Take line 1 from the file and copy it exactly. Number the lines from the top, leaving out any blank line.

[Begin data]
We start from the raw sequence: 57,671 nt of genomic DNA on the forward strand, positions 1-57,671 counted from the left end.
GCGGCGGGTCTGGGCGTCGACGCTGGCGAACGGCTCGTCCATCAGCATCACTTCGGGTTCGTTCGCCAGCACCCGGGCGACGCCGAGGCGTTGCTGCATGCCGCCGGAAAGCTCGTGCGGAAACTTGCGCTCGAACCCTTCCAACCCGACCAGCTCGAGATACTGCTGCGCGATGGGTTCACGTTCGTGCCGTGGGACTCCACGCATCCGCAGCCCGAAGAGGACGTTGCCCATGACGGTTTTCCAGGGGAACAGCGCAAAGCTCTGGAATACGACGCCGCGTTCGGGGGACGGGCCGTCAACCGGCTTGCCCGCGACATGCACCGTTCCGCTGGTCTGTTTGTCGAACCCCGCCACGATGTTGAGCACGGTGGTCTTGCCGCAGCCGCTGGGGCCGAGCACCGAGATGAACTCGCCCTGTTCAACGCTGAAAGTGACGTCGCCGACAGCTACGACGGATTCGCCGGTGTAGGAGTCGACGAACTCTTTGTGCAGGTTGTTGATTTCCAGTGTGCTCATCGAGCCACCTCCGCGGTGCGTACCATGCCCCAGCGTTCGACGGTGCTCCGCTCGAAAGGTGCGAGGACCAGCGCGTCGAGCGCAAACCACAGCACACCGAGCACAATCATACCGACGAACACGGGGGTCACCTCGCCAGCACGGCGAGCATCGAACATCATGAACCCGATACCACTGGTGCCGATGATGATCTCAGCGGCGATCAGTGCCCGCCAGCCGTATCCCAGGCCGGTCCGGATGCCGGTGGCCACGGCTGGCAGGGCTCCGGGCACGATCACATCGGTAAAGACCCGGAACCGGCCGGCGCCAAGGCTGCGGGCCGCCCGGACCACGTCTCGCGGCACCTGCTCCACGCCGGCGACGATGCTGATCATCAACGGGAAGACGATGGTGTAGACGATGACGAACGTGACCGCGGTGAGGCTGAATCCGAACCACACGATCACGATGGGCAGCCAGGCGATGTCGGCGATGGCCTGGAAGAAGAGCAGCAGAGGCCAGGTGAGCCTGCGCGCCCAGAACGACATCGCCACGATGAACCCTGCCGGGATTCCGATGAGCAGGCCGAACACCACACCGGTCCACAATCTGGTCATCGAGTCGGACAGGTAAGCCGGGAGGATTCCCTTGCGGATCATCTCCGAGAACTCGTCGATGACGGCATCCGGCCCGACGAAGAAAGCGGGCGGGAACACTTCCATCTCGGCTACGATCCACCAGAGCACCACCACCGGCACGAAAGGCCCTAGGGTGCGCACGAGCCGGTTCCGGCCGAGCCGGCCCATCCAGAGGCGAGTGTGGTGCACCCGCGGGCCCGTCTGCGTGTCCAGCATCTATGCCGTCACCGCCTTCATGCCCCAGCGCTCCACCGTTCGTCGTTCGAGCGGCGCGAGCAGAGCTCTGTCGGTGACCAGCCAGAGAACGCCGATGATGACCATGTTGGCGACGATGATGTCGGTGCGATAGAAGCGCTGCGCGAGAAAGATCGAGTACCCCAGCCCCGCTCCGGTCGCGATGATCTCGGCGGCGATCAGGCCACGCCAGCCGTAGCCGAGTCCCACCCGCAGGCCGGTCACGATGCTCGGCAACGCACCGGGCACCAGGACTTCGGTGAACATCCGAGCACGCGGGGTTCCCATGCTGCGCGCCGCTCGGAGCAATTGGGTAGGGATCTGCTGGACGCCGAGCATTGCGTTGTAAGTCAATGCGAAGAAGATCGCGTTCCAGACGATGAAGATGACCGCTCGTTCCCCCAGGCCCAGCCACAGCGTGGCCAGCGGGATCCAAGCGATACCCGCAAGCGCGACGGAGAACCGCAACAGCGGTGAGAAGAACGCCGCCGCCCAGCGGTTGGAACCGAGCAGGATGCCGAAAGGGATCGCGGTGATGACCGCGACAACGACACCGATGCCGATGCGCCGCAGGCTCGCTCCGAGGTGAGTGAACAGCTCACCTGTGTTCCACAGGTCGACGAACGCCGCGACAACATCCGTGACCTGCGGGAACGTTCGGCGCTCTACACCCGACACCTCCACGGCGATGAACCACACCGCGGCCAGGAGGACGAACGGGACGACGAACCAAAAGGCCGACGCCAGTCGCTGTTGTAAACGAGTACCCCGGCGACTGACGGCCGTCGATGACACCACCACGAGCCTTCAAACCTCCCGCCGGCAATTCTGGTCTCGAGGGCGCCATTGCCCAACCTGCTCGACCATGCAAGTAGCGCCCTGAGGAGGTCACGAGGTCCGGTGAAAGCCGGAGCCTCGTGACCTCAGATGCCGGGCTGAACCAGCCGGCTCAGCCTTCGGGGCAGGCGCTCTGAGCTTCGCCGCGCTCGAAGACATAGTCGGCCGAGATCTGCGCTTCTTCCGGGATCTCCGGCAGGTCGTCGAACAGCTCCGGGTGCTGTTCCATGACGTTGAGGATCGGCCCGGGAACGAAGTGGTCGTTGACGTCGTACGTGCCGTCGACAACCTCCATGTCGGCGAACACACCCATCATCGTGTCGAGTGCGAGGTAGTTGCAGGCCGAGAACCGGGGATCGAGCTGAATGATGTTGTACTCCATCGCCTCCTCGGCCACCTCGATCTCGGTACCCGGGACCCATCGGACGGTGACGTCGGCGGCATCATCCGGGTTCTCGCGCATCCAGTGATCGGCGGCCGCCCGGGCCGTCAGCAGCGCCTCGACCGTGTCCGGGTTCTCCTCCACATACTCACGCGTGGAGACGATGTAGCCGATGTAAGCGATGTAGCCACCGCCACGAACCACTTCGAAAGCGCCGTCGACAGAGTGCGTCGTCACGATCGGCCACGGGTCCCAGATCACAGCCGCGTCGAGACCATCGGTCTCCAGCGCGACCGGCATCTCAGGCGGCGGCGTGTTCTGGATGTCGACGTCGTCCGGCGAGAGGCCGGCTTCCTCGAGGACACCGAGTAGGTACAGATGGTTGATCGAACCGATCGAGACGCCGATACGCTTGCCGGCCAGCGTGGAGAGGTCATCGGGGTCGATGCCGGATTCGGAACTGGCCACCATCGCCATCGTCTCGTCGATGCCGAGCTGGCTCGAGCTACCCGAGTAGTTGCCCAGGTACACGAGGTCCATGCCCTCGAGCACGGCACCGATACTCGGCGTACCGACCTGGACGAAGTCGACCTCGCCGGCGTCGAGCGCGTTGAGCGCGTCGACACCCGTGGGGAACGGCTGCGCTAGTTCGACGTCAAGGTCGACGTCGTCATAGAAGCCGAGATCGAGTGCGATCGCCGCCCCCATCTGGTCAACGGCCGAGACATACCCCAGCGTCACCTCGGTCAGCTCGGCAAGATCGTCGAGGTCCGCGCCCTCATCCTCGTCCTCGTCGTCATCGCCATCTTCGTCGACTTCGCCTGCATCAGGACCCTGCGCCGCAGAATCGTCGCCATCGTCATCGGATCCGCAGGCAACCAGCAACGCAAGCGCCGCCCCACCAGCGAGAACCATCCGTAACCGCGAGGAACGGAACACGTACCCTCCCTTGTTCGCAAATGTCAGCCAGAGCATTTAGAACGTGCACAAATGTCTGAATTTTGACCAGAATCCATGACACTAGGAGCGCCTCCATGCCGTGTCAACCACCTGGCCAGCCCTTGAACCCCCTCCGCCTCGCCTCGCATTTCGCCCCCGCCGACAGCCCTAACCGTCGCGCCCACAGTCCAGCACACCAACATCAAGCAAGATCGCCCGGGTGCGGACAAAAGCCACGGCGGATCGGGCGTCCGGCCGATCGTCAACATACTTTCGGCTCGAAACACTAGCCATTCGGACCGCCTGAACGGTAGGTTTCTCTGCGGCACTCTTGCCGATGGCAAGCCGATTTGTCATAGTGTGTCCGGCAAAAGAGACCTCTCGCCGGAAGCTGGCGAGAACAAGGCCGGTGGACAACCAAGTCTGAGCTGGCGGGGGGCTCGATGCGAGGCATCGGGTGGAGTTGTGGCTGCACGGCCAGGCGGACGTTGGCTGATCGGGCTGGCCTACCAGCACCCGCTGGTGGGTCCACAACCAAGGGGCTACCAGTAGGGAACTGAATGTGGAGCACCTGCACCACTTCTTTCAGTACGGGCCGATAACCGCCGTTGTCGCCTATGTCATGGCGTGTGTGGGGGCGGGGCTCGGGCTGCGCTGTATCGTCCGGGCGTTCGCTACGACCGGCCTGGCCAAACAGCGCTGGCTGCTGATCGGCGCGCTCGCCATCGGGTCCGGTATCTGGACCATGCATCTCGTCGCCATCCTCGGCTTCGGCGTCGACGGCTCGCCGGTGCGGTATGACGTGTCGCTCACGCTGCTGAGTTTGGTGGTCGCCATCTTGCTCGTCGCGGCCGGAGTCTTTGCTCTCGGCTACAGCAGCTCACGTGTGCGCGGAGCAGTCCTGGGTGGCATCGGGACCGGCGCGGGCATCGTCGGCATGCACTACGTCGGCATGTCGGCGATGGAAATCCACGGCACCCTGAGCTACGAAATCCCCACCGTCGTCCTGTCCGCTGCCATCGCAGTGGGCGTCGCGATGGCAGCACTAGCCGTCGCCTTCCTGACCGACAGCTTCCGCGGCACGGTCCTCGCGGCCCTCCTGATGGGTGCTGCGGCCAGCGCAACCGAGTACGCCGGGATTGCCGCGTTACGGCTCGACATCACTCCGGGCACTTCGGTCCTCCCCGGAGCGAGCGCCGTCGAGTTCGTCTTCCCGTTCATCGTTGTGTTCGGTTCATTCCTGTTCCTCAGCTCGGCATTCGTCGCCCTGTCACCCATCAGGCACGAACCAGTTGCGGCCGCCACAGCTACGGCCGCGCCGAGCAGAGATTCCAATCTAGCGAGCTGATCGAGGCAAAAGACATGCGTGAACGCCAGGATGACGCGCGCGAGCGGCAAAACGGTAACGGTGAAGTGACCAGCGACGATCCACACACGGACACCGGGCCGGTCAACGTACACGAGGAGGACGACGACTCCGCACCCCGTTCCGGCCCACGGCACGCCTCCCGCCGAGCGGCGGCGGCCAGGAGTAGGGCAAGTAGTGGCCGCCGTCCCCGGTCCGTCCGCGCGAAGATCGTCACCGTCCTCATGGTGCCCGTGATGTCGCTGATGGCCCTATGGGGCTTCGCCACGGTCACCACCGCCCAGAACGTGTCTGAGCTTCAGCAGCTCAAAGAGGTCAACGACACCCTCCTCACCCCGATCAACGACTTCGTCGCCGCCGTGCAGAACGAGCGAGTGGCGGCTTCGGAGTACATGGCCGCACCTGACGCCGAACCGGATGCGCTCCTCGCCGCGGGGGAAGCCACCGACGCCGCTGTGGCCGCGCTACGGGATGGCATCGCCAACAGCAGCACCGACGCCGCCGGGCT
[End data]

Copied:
We start from the raw sequence: 57,671 nt of genomic DNA on the forward strand, positions 1-57,671 counted from the left end.